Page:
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Home House, design by Robert Adam for the main staircase
20-21 Portman Square.jpg

Home House is a Georgian town house at 20 Portman Square, London.[1] James Wyatt was appointed to design it by Elizabeth, Countess of Home in 1776, but by 1777 he had been dismissed and replaced by Robert Adam. Elizabeth left the completed house on her death in 1784 to her nephew William Gale, who in turn left it to one of his aunts, Mrs Walsh, in 1785. Its later occupants included the Marquis de la Luzerne during his time as French ambassador to the Court of St. James's (1788 to 1791), the 4th Duke of Atholl (1798 to 1808), the Duke of Newcastle (1820 to 1861), Sir Francis Henry Goldsmid (1862 to 1919), and Lord and Lady Islington (1919 to 1926).

In 1926, it was leased by Samuel Courtauld to house his growing art collection. On his wife's death in 1931, he gave the house and the collection to the fledgling Courtauld Institute of Art (which he had played a major part in founding) as temporary accommodation. A permanent accommodation was not forthcoming, and the Institute remained in the building until 1989, when it moved to its present home of Somerset House. Home House then remained vacant for seven years, until it was acquired by Berkeley Adam Ltd. The building has been a private members' club since 1998.[2][3] It was extended to include No. 21, as well as the original Nos. 19 and 20, in 2010.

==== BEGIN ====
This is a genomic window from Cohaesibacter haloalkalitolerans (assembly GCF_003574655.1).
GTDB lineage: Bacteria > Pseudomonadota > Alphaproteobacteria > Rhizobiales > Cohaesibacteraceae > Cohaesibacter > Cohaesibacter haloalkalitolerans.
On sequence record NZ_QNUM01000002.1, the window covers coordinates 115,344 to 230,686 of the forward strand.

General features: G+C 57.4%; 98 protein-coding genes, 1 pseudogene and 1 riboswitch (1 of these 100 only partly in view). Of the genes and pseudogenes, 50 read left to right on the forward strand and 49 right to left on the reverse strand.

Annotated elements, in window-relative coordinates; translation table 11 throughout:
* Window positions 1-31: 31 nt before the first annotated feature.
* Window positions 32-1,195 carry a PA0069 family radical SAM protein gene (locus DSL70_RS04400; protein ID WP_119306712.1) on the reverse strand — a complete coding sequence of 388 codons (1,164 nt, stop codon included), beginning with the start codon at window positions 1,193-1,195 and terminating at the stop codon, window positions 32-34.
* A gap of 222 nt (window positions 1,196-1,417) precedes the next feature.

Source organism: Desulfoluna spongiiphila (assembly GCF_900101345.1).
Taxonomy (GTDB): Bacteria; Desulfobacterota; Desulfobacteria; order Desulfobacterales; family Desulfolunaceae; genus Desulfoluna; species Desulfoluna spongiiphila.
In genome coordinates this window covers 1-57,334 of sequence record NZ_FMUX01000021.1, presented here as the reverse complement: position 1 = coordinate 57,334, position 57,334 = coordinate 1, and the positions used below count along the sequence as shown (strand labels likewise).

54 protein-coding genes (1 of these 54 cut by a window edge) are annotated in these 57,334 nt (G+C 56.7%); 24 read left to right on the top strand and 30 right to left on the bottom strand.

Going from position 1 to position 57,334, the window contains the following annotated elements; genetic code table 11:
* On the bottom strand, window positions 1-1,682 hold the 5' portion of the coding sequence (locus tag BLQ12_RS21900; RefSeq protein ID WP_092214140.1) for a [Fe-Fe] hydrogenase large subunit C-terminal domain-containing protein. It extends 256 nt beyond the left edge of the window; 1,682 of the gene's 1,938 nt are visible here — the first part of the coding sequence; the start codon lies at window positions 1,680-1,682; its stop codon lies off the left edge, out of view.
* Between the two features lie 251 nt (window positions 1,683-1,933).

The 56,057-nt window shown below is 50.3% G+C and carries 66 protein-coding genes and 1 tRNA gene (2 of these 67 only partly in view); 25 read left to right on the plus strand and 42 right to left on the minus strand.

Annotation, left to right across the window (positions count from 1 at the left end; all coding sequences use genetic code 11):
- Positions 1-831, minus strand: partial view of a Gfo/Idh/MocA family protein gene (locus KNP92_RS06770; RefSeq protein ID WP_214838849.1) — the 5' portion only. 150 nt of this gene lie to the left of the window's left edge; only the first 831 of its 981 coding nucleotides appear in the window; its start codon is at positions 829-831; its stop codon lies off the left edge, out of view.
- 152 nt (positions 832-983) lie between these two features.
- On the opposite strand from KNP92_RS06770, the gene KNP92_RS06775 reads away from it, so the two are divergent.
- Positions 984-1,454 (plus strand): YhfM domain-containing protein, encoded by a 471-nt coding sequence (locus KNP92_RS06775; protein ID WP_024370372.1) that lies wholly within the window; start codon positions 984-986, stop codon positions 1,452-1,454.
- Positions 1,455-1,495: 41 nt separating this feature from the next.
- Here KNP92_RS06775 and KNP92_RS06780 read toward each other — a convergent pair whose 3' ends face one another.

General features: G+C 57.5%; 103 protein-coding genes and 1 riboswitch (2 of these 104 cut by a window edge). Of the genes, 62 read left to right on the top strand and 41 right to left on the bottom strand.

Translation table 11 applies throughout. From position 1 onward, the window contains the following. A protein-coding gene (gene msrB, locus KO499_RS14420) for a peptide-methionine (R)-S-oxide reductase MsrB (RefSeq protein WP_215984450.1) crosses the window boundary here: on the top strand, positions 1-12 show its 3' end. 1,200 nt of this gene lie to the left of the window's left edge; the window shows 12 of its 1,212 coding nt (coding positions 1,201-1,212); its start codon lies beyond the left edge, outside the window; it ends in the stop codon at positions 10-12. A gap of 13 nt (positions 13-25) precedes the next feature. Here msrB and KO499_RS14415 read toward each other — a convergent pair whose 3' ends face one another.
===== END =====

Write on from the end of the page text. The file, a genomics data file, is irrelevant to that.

It is home to artwork by Zaha Hadid in the form of a Cocktail Bar.

Home House was appointed a Grade I listed building in 1954.[1]


  1. ^ a b Historic England. "Home House (Courtauld Institute) (1227105)". National Heritage List for England. Retrieved 9 July 2015.
  2. ^ Home House, The Portland Estate. Accessed 21 January 2019
  3. ^ "About us", Accessed 21 January 2019


  • Stourton, James (2012). Great Houses of London (Hardback)|format= requires |url= (help). London: Frances Lincoln. ISBN 978-0-7112-3366-9.

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